Calls to Legally Define Political Prisoners Rebutted in Parliament
By Tin Htet Paing 2 June 2016
RANGOON — In Thursday’s session of the Lower House of Parliament, an Arakan National Party (ANP) lawmaker asked whether the government intends to establish legal definitions for “political prisoners” and “political offenses.”
The issue of officially defining “political prisoners” has been of long-standing concern to political activists and civil society in Burma. Previous military-backed governments—including the administration of President Thein Sein—have dismissed this category, claiming that no one was incarcerated for “political” reasons.
The ANP lawmaker Pe Than took the floor of the chamber, saying that instituting legal definitions for “political offenses” and “political prisoners” would protect political activists from being treated as criminals while in prison, and would also pave the way for reparations to be given to Burma’s many former political prisoners who suffered human rights violations while incarcerated.
Pe Than cited previous governments’ failure to distinguish political from criminal charges, even though many political activists were arrested and imprisoned under Burma’s military regime due to their dissident beliefs.
“It is completely unacceptable in a democratic society that anyone whose activities are motivated by political views contrary to those of the government could be arrested and charged as criminals,” Pe Than said to the chamber.
“Sometimes, [political prisoners] experienced worse treatment than ordinary criminals,” Pe Than said.
During the session, Deputy Minister of Home Affairs Maj-Gen Aung Soe countered that “offenses [made] against the State”—as outlined in several current legal provisions—could not be counted as “political offenses.” He claimed that the two terms had divergent meanings.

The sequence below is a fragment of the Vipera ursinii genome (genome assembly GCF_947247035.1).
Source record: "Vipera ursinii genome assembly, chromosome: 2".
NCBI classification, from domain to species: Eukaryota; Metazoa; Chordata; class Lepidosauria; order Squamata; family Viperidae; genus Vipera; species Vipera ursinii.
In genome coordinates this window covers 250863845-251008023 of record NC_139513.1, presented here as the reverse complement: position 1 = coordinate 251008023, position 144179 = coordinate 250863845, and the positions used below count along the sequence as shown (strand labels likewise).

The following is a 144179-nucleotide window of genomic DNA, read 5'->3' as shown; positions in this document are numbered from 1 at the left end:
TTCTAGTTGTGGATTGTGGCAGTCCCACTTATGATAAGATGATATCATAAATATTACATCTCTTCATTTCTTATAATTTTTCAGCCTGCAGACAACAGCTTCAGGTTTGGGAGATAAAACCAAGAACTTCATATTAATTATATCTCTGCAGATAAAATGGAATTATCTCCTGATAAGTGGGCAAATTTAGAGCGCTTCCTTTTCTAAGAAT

Prisons should treat prisoners “equally,” and differentiating between prisoners would amount to “discrimination,” Deputy Minister Aung Soe said.
“Our ministry does not plan to establish definitions for ‘political offenses’ or ‘political prisoners’ since such definitions are not found in any existing laws or in the constitution,” Deputy Minister Aung Soe concluded.
Prisons are administered under the Ministry of Home Affairs, one of three ministries controlled by Burma’s military.
The Assistance Association for Political Prisoners (AAPP), a Thailand-based rights organization promoting the welfare of Burma’s political prisoners, has lobbied for the Burmese government to establish a legal definition for “political prisoner.”
The AAPP contends that anyone who is arrested, detained, or imprisoned for political reasons, or wrongfully under criminal and civil charges, because of his or her perceived or known role in activities promoting freedom, justice, equality, human rights, and civil and political rights, including ethnic rights, should be defined as a political prisoner.
Aung Myo Kyaw, a local representative for the AAPP, said that differentiating prisoners means separating them, not discriminating against or giving special favor to certain prisoners. He said that, without definitions in place, the existence of political prisoners could continue to be vehemently denied by the government.
“Definitions are fundamental to ensuring the recognition of political prisoners, so that we can make sure no one remains in prison because of their political beliefs or activities,” Aung Myo Kyaw told The Irrawaddy.
“Only if these definitions were ratified by the government, rehabilitation and reparation programs for former political prisoners could be implemented,” Aung Myo Kyaw said. He mentioned that many government officials and parliamentarians under the new government had previously faced arrest for political activities, including President Htin Kyaw and State Counselor Aung San Suu Kyi.
The ANP lawmaker Pe Than expressed his dissatisfaction with the response of the Deputy Minister, calling for a fuller response “representing the whole cabinet.” Deputy Minister Aung Soe said he would confer with the Home Affairs Minister, so that the issue could be discussed in the cabinet, before responding further.
According to a recent report from the AAPP and the Former Political Prisoners Society (FPPS), “After Release I Had To Restart My Life From the Beginning,” Burma has had between 7,000 and 10,000 political prisoners since military rule began in 1962.
The National League for Democracy (NLD), which now heads the government, had previously pledged that they would establish a definition for political prisoners once in power, and that they would not arrest anyone for political reasons.
The government released 83 prisoners in an amnesty in April, after the traditional Burmese new-year celebrations. According to the AAPP, 70 were political prisoners.